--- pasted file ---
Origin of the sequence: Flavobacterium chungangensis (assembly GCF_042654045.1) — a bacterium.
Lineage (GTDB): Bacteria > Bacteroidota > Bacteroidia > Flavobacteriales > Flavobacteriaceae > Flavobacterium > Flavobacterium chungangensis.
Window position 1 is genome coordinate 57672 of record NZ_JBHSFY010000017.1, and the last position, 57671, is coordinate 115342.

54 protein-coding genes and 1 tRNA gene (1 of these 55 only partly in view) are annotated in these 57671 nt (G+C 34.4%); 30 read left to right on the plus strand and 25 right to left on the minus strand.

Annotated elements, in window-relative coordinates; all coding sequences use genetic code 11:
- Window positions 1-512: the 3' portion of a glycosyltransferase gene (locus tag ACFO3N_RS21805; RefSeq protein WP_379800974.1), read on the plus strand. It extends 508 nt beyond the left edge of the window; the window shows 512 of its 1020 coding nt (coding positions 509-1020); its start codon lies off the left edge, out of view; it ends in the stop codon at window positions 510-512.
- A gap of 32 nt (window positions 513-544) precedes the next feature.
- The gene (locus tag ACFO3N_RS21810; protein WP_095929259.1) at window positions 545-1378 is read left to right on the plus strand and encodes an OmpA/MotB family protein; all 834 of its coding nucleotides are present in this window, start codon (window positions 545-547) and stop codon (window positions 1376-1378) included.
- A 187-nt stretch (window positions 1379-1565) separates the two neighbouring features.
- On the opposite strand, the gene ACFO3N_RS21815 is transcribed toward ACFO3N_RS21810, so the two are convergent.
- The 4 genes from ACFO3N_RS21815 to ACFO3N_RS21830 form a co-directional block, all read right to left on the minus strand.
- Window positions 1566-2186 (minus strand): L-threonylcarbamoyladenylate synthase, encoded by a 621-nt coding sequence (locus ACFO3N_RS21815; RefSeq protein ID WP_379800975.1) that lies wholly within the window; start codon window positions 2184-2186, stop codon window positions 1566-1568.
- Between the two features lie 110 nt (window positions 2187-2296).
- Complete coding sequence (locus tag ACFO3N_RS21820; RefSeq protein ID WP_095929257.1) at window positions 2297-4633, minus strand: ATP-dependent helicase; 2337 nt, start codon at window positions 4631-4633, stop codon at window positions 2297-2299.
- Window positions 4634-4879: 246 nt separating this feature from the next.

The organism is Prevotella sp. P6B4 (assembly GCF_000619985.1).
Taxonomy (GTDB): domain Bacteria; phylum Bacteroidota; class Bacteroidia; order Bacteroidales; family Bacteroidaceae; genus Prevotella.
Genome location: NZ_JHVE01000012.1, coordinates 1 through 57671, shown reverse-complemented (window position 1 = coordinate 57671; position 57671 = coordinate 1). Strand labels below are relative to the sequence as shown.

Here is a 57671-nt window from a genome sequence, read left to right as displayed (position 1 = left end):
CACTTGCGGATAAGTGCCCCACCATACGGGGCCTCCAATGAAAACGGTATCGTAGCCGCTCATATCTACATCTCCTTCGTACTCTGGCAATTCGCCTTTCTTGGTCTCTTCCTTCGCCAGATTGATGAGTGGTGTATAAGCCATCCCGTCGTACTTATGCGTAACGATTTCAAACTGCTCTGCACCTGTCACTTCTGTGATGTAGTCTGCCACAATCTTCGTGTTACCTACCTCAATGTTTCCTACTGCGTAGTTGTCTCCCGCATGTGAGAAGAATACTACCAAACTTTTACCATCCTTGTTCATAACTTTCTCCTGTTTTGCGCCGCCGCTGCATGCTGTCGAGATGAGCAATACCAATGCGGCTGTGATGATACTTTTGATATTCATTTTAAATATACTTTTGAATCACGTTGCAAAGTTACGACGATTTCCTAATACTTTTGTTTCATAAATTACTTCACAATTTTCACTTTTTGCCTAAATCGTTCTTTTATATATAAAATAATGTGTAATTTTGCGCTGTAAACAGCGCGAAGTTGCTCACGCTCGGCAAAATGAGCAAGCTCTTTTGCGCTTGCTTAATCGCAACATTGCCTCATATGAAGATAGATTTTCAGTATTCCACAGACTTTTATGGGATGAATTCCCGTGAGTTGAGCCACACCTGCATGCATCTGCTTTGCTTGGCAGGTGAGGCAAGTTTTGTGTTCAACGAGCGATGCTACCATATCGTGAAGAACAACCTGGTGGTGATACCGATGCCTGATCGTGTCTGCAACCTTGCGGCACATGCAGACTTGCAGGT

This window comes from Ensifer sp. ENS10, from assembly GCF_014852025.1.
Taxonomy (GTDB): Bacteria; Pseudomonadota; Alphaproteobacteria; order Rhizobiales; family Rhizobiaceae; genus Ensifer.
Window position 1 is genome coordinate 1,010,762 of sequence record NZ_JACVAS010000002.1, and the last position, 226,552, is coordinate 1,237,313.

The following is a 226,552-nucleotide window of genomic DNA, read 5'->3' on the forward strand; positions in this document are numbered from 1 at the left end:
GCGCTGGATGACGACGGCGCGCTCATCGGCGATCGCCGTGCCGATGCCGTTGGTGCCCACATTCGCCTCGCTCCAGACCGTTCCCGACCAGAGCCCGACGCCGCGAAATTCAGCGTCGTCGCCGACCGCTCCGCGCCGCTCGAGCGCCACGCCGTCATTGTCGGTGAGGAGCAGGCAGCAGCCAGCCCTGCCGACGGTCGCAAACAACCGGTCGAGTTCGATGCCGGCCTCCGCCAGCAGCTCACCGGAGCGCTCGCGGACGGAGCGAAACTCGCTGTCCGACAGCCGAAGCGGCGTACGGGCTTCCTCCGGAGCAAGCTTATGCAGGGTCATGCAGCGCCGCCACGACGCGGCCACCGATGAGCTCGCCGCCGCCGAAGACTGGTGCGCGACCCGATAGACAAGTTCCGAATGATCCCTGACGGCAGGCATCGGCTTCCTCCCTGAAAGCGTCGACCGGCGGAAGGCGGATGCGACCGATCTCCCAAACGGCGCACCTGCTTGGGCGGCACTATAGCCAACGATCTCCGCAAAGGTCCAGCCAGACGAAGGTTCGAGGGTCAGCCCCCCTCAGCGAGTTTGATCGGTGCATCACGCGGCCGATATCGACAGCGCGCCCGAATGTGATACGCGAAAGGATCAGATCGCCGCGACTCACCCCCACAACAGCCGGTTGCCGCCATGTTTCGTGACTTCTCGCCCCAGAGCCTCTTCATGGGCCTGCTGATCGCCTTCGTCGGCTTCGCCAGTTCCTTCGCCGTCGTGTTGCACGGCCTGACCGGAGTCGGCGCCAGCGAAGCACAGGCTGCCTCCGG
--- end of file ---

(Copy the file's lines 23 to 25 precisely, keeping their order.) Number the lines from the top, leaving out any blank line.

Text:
Window position 1 is genome coordinate 1,010,762 of sequence record NZ_JACVAS010000002.1, and the last position, 226,552, is coordinate 1,237,313.

The following is a 226,552-nucleotide window of genomic DNA, read 5'->3' on the forward strand; positions in this document are numbered from 1 at the left end:
GCGCTGGATGACGACGGCGCGCTCATCGGCGATCGCCGTGCCGATGCCGTTGGTGCCCACATTCGCCTCGCTCCAGACCGTTCCCGACCAGAGCCCGACGCCGCGAAATTCAGCGTCGTCGCCGACCGCTCCGCGCCGCTCGAGCGCCACGCCGTCATTGTCGGTGAGGAGCAGGCAGCAGCCAGCCCTGCCGACGGTCGCAAACAACCGGTCGAGTTCGATGCCGGCCTCCGCCAGCAGCTCACCGGAGCGCTCGCGGACGGAGCGAAACTCGCTGTCCGACAGCCGAAGCGGCGTACGGGCTTCCTCCGGAGCAAGCTTATGCAGGGTCATGCAGCGCCGCCACGACGCGGCCACCGATGAGCTCGCCGCCGCCGAAGACTGGTGCGCGACCCGATAGACAAGTTCCGAATGATCCCTGACGGCAGGCATCGGCTTCCTCCCTGAAAGCGTCGACCGGCGGAAGGCGGATGCGACCGATCTCCCAAACGGCGCACCTGCTTGGGCGGCACTATAGCCAACGATCTCCGCAAAGGTCCAGCCAGACGAAGGTTCGAGGGTCAGCCCCCCTCAGCGAGTTTGATCGGTGCATCACGCGGCCGATATCGACAGCGCGCCCGAATGTGATACGCGAAAGGATCAGATCGCCGCGACTCACCCCCACAACAGCCGGTTGCCGCCATGTTTCGTGACTTCTCGCCCCAGAGCCTCTTCATGGGCCTGCTGATCGCCTTCGTCGGCTTCGCCAGTTCCTTCGCCGTCGTGTTGCACGGCCTGACCGGAGTCGGCGCCAGCGAAGCACAGGCTGCCTCCGG